10 Fictional Characters Who Are Tributes to Deceased Fans


There are many ways to mark the passing of a loved one. Some choose cemetery plots, some choose solemn memorials, and some choose to tattoo the name of the departed on their back. People who have control of a creative enterprise can choose something else… giving the deceased a small slice of immortality.

10. Geordi La Forge (Star Trek: The Next Generation)


The beloved Star Trek: The Next Generation had many characters based on pre-existing ones, such as Data being a modern take on Pinocchio and Riker being based on a character named Decker who was going to be in a follow-up to the original series that never happened. As for Chief Engineer Geordi La Forge, he was based on a real fan named George La Forge.

During the 18 year break between Star Trek: The Original Series and The Next Generation, creator Gene Roddenberry befriended La Forge who, like his eventual namesake, suffered a disability. While Geordi was blind, George suffered from muscular dystrophy that left him wheelchair bound. He passed away in 1975, 12 years before The Next Generation debuted.

9. Erik the Slayer (Skyrim)


Erik the Slayer is a barbarian in the world of Skyrim who resides in Rorikstead’s Frostfruit Inn. He was named after a fan named Erik West who used the online alias Immok the Slayer and enjoyed a tour of the game developer’s studios thanks to the Make-A-Wish Foundation. He so impressed the staff with his knowledge of the game’s setting that they decided to immortalize him. Erik passed away in May of 2011, six months before the release of Skyrim. His Deviantart account remains to this day, containing his artwork and poetry about The Elder Scrolls games and the other things he loved.

8. Fry (Futurama)


The character of Zapp Brannigan from Futurama was created with Phil Hartman in mind. Hartman was a beloved Saturday Night Live star who was also known for his numerous film appearances and voice-over jobs, most notably as Lionel Hutz and Troy McClure on The Simpsons. In 1998 Hartman was murdered by his wife, an event that sent shock-waves through the entertainment industry.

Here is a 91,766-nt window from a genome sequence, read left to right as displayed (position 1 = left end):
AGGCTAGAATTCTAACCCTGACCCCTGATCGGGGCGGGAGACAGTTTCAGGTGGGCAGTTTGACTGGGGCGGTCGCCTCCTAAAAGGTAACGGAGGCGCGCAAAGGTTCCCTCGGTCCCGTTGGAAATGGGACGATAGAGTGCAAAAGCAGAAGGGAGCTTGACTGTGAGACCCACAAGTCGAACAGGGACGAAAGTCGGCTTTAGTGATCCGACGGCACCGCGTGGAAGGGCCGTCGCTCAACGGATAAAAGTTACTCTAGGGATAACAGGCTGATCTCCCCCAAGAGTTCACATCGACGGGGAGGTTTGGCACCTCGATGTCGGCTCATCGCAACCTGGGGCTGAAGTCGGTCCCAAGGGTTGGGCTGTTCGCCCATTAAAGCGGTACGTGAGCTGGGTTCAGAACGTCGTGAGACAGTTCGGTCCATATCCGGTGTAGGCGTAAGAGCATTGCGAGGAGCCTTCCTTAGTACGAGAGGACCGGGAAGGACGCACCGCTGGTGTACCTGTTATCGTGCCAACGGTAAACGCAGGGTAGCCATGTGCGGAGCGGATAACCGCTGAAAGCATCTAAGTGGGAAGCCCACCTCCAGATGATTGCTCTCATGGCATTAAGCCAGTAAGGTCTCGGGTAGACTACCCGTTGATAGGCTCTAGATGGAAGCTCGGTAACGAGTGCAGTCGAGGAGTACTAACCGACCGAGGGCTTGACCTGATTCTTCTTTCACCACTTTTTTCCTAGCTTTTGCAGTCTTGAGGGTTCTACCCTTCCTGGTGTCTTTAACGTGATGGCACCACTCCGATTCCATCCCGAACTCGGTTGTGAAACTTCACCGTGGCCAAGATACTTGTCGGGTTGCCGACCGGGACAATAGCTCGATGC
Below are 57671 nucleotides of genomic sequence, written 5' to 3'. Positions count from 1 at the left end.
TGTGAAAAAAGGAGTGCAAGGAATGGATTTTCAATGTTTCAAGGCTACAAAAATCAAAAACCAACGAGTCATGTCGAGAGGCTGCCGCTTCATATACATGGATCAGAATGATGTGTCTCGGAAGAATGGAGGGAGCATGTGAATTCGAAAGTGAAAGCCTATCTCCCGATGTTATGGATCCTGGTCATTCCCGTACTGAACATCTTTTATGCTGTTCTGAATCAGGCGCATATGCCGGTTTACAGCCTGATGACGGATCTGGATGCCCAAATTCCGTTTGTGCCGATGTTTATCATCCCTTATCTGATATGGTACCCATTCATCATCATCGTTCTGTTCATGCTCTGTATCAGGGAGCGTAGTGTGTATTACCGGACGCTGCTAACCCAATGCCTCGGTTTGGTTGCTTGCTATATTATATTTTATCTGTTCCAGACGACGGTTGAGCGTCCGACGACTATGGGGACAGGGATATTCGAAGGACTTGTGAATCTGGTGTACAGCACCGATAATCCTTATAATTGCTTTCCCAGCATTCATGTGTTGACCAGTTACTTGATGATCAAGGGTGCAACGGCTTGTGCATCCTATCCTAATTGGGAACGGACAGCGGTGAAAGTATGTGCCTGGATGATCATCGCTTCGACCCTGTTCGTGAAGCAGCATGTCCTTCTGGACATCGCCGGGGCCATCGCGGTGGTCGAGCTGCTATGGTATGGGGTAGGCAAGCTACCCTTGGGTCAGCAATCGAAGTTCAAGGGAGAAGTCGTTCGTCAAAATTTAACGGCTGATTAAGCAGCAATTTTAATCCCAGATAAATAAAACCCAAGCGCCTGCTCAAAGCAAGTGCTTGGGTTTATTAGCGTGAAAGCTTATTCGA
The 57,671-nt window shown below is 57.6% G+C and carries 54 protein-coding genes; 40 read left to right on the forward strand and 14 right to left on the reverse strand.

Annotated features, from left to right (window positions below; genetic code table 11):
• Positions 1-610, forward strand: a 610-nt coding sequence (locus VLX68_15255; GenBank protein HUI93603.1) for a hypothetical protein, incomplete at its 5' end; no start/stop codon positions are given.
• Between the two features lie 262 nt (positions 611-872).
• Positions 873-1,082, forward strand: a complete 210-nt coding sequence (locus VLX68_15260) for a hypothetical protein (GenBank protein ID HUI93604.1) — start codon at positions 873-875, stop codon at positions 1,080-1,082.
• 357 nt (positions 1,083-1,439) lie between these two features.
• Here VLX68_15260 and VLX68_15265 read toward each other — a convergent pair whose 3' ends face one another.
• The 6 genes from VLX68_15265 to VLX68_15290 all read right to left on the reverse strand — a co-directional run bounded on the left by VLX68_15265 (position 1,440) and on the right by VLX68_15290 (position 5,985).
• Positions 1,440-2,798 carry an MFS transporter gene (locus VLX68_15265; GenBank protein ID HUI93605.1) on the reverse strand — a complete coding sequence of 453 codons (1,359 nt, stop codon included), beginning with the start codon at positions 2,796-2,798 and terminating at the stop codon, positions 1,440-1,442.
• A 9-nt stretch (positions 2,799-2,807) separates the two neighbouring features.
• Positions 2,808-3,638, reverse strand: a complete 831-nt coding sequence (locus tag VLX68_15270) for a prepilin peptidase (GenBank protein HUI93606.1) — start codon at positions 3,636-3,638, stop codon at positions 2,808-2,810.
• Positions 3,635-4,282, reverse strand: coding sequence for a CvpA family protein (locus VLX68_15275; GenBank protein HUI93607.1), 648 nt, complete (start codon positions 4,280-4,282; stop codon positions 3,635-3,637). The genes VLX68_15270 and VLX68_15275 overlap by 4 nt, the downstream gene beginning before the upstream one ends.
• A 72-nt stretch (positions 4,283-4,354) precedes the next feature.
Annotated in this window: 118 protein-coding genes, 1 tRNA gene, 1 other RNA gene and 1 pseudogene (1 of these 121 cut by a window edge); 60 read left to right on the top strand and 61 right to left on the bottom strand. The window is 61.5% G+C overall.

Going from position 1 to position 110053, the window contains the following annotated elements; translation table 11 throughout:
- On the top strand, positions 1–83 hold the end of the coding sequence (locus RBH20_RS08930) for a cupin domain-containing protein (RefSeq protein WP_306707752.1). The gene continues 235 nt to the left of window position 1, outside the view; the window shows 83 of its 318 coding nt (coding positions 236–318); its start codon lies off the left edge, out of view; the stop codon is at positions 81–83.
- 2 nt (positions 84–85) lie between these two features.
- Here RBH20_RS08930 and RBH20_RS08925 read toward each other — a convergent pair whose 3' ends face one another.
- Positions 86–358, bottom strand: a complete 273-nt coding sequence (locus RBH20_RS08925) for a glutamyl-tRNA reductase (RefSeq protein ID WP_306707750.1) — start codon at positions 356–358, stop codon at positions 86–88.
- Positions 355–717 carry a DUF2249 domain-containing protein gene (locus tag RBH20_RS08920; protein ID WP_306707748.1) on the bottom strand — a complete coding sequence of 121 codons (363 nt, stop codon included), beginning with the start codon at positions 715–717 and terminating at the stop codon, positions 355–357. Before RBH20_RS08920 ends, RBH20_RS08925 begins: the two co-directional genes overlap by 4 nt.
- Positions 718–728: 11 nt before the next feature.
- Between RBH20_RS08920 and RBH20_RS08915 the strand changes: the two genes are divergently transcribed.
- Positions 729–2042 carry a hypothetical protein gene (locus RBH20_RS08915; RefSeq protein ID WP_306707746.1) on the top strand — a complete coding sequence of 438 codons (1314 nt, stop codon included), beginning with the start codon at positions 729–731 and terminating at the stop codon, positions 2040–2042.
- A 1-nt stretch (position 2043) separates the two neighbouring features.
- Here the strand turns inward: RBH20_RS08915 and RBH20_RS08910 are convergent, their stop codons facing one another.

The role of Zapp eventually went to Billy West, who did an impression of Hartman as a tribute. The main character of the show would become a memorial to Hartman as well. He was originally known only as Fry, but his full name was revealed to be Phillip J. Fry. The Phillip was a tribute to Hartman, while the J. was a reference to Homer J. Simpson.

7. Clara (Doctor Who)


The current companion of The Doctor (as of 2015, he goes through a lot of them) is Clara Oswald. The character is named for Elisabeth Clara Sladen, who portrayed perhaps the most famous companion of them all, Sarah-Jane Smith. Sarah-Jane is the longest running of all The Doctor’s companions, having been a regular from 1973 to 1976 and appearing sporadically until 2005. In 2007 she received her own show called The Sarah-Jane Adventures, a kid friendly spin-off.

In 2011, Elisabeth Clara Sladen passed away, with her death making national news in the United Kingdom. The following year, Clara Oswald was introduced to the show.

6. Nova (Marvel Comics)


Nova is a mantle that’s passed down from hero to hero. The Nova Corps are an interstellar police force involved in the cosmic affairs of the Marvel universe. Originally appearing in 1976 in his own series, Nova has shown up sporadically in the decades since. His most recent rise to prominence came during the 2006 event Annihilation, where he became one of the most powerful heroes in the Marvel Universe by being the last survivor of the Nova Corps and absorbing the power of his deceased comrades. The current incarnation of Nova is Sam Alexander. This new teenage version of the character was named after Sam Loeb, the son of the character’s creator Jeph Loeb, who passed away at the age of 17.

5. Mako (Avatar: The Legend of Korra)